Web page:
• Chris Sherwin

The State-of-Sustainability from Packaging Innovations London 2019 Event

I spent Wednesday at Packaging Innovations London 2019 conference, checking out the state-of-play in the industry. Here are my top take-aways, in short-hand format, in case you couldn’t attend or want to concur/build/disagree/comment.

1/ Sustainability is THE Packaging Industry Trend: I’d say 50% of seminars and presentations were about sustainability, while more than half the stands were blue or green, filled with marketing claims about eco/earth-friendly/sustainable/regenerative/etc. This may not surprise, but was interesting to physically see and experience this.

2/ A Business Case for Growth is Emerging: there were heartening stories of business success from sustainable packaging, notably REN skincare that one innovation led to an x8 uplift in sales.

3/ The Debate is Simplistic, Material Substitution and Recycling Dominate: most still seem to think that sustainable packaging is just about switching to an ‘eco’ material or ensuring packaging is (theoretically) recyclable. The penny is dropping on recycled content too though.

4/ We are Still in the ‘Material Wars’: suppliers are jockeying for position, often using different metrics to claim their (fibre/glass/metal/plastic) materials have a better carbon/recyclability/waste footprint. Lots of vested interests at play here and all very confusing for brands and designers looking to do the right thing.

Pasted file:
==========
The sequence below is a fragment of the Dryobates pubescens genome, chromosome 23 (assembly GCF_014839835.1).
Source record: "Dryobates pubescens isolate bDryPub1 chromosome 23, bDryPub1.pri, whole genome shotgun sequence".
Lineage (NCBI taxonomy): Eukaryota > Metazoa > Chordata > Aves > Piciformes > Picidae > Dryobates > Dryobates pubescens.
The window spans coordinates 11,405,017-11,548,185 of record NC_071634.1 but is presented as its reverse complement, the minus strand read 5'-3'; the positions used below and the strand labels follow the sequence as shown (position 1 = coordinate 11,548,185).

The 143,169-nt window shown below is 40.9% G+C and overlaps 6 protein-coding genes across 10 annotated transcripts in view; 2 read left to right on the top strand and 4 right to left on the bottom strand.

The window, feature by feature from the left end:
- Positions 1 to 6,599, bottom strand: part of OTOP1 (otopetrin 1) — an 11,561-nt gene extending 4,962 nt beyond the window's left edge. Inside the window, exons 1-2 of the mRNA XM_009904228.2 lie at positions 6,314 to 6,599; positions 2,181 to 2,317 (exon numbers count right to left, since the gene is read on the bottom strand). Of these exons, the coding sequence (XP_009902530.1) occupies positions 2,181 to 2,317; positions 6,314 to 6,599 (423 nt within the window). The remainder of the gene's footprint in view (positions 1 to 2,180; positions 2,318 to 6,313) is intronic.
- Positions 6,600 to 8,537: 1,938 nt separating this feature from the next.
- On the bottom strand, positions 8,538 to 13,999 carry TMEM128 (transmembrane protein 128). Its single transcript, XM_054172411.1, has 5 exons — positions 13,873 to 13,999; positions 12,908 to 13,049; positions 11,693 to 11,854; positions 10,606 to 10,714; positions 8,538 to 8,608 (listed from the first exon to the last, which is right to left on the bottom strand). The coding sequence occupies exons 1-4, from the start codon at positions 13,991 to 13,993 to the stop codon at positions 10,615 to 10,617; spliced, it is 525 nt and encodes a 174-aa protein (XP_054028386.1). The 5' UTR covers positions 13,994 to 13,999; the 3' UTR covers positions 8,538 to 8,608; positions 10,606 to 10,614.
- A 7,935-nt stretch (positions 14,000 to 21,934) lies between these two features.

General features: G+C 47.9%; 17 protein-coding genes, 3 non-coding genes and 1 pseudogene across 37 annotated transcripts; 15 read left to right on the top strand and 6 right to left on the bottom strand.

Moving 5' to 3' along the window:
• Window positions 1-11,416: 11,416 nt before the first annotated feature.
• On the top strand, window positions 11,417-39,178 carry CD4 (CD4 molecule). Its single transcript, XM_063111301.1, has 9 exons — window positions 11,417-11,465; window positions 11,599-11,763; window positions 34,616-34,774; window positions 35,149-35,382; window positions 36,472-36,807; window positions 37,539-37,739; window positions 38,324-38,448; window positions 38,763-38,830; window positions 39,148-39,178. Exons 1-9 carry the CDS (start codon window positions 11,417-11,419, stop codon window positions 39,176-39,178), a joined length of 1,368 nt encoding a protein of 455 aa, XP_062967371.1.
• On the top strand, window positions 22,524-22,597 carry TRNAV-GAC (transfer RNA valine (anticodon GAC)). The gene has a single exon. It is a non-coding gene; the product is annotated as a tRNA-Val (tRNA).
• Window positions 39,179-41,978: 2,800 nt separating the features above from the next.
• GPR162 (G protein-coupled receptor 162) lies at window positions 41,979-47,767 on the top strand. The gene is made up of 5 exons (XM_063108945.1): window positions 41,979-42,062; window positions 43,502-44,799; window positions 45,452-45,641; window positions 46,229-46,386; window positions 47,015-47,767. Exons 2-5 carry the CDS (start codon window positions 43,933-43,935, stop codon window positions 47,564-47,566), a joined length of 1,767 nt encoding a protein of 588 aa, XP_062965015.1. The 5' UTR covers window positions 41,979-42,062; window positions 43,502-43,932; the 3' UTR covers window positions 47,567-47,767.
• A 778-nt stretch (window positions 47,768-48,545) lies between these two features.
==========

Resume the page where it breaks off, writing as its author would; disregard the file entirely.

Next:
5/ Reuse is On The Rise: discussion and examples turned to reuse and refill models frequently. This may not have happened even last year.

6/ Has Lifecycle Assessment come Full Circle?: One impassioned plea was to take account for impacts across the full pack-product system – using Lifecycle Assessment. Behind that is the call for science- and evidence-based decision making (to avoid 3 and 4 above). I’d agree though we’d still need to work out exactly which Lifecycle Assessment method to use for that.

7/ Rethinking is Missing from our Sustainable Packaging Jigsaw: I missed real discussion about avoidance and designing-out waste problems from the outset – basically disruptive innovation at the top of the waste hierarchy. Plus I heard little reference to combining product & pack innovation, again where many sustainability opportunities lie. Not too surprising from the Packaging Industry…

If all this stuff confuses or excites, get in touch.

Chris Sherwin


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